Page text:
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Rush into that burning building, clean up that dangerous chemical spill or locate that barricaded killer? Maybe we should let Robbie do it.

Stationary assembly-line robots have excelled at meticulous and/or numbingly repetitive jobs in American factories for decades. Can they step (or roll) out into the real world and take on far more difficult tasks in uncharted terrain?

Robot undergrads and their designers from colleges around the world got a chance to test their metal at the International Joint Conference on Artificial Intelligence (IJCAI), a biannual gathering of 2,600 AI researchers that convened recently in Seattle’s cavernous Washington State Convention and Trade Center.

While it may appear to be all fun and games, the goal was still serious-to advance the state of robotics. Commercially, mobile robotics is still at the starting gate. But ActivMedia Research of Peterborough, NH, predicts that mobile robot sales will soar 2,500 percent, from $665 million in 2000 to $17 billion by 2005.

High-priced robot guards, bomb disposal specialists and hospital workers are already on some job sites. And soon, mobile robots could take on everyday roles as vacuum cleaners, lawn mowers or even cabbies. The number of mobile robots in the workforce is expected to grow to 865,000 by 2005, says ActivMedia analyst Harry Wolhandler.

Serious Fun

Nowhere was robotic potential more evident than in the IJCAI Robot Rescue competition, which simulates the rescue of injured people trapped inside fallen buildings. Different kinds of robots negotiated three test courses of increasing difficulty designed by the National Institute of Standards and Technology (NIST). The contest was jointly sponsored by the American Association for Artificial Intelligence (AAAI) and RoboCup, an annual robotics soccer competition.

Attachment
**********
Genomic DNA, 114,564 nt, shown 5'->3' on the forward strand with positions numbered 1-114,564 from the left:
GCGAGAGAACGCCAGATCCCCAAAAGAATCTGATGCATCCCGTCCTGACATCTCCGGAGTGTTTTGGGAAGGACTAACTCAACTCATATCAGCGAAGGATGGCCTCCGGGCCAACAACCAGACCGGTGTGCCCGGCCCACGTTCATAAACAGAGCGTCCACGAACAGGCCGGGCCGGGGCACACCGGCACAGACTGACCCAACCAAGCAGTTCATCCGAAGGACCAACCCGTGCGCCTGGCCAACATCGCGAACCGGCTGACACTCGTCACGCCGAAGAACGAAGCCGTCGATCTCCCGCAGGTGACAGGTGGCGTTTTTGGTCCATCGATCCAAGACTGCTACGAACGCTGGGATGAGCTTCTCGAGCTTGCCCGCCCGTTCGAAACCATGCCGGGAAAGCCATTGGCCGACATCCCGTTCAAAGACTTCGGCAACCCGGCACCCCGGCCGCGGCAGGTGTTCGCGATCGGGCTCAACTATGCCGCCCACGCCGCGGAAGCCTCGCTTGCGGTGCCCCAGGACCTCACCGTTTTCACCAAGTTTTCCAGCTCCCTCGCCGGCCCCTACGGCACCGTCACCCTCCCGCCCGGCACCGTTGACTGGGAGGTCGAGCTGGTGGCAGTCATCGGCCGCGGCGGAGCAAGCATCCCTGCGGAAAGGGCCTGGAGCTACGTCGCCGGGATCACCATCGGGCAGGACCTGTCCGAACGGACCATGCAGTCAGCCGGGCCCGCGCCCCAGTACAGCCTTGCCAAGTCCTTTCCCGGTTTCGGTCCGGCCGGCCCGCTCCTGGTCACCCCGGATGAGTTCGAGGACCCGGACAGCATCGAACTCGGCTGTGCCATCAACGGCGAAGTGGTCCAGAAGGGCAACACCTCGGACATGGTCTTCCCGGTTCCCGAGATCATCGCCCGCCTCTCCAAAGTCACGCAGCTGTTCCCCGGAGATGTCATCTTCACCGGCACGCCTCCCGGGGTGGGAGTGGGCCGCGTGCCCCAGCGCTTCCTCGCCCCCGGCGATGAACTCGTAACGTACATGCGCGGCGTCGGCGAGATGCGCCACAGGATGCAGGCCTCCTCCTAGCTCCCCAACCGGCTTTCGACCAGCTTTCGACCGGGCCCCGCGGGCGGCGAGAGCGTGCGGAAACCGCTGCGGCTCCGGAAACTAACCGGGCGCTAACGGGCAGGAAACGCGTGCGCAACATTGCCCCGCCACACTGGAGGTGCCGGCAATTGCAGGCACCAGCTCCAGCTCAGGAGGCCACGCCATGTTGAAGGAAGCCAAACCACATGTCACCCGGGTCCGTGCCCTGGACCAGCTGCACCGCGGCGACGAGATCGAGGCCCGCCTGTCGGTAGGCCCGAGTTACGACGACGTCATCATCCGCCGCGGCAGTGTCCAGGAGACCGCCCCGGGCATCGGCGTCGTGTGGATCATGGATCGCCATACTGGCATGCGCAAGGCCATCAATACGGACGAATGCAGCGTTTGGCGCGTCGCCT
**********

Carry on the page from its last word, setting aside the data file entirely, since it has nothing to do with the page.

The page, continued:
Each team’s robot or robots had 25 minutes to negotiate the course, locate dummies simulating injured persons and return to report the location of each victim. The teams ranged from completely autonomous to completely remote controlled-or “tele-operated”-robots. More points were awarded for autonomy-that is, for relying on a robot’s AI programming to respond to changing situations.

“We chose the robot search-and-rescue model because we’re trying to focus all of those game-based AI efforts on real-world problems,” says Adam Jacoff, a mechanical engineer at NIST’s intelligent systems division in Gaithersburg, MD.

In the easiest course, robots were required to negotiate a simple two-dimensional maze-like area and locate victims with simulated life signs. One dummy might have a finger that moves, another would moan but have no motion. The robots needed to use these cues to determine which victims were alive or dead.

Then more and more obstacles and hazards were added to the courses, including walls that could collapse, debris on the floor that limited mobility, and different levels reachable by ramps and stairs, as well as victims located on upper levels. Obviously, that was particularly challenging for robots that use wheels for mobility.